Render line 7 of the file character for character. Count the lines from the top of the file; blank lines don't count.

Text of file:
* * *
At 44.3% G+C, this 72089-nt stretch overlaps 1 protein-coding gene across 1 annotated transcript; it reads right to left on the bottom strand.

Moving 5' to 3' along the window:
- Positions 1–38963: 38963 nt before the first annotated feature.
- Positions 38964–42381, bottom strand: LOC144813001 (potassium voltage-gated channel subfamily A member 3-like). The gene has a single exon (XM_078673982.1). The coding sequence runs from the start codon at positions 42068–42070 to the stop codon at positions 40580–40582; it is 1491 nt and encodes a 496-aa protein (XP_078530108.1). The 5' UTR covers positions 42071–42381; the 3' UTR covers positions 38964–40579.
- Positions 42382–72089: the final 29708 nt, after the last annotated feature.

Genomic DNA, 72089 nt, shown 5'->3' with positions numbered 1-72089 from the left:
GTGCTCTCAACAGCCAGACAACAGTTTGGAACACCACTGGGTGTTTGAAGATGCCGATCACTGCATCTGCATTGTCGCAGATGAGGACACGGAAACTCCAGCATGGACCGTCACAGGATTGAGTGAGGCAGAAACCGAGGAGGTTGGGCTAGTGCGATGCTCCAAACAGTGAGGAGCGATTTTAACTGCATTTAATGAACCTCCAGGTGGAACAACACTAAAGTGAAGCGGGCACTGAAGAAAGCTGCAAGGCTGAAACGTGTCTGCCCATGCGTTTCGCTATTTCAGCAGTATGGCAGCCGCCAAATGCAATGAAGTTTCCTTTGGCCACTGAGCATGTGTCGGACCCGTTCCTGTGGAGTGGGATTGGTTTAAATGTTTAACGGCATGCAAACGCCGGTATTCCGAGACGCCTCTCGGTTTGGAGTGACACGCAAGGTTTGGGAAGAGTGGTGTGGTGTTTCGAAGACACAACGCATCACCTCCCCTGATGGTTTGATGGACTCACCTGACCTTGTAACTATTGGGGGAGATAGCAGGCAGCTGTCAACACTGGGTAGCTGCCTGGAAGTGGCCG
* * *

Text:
GTGCTCTCAACAGCCAGACAACAGTTTGGAACACCACTGGGTGTTTGAAGATGCCGATCACTGCATCTGCATTGTCGCAGATGAGGACACGGAAACTCCAGCATGGACCGTCACAGGATTGAGTGAGGCAGAAACCGAGGAGGTTGGGCTAGTGCGATGCTCCAAACAGTGAGGAGCGATTTTAACTGCATTTAATGAACCTCCAGGTGGAACAACACTAAAGTGAAGCGGGCACTGAAGAAAGCTGCAAGGCTGAAACGTGTCTGCCCATGCGTTTCGCTATTTCAGCAGTATGGCAGCCGCCAAATGCAATGAAGTTTCCTTTGGCCACTGAGCATGTGTCGGACCCGTTCCTGTGGAGTGGGATTGGTTTAAATGTTTAACGGCATGCAAACGCCGGTATTCCGAGACGCCTCTCGGTTTGGAGTGACACGCAAGGTTTGGGAAGAGTGGTGTGGTGTTTCGAAGACACAACGCATCACCTCCCCTGATGGTTTGATGGACTCACCTGACCTTGTAACTATTGGGGGAGATAGCAGGCAGCTGTCAACACTGGGTAGCTGCCTGGAAGTGGCCG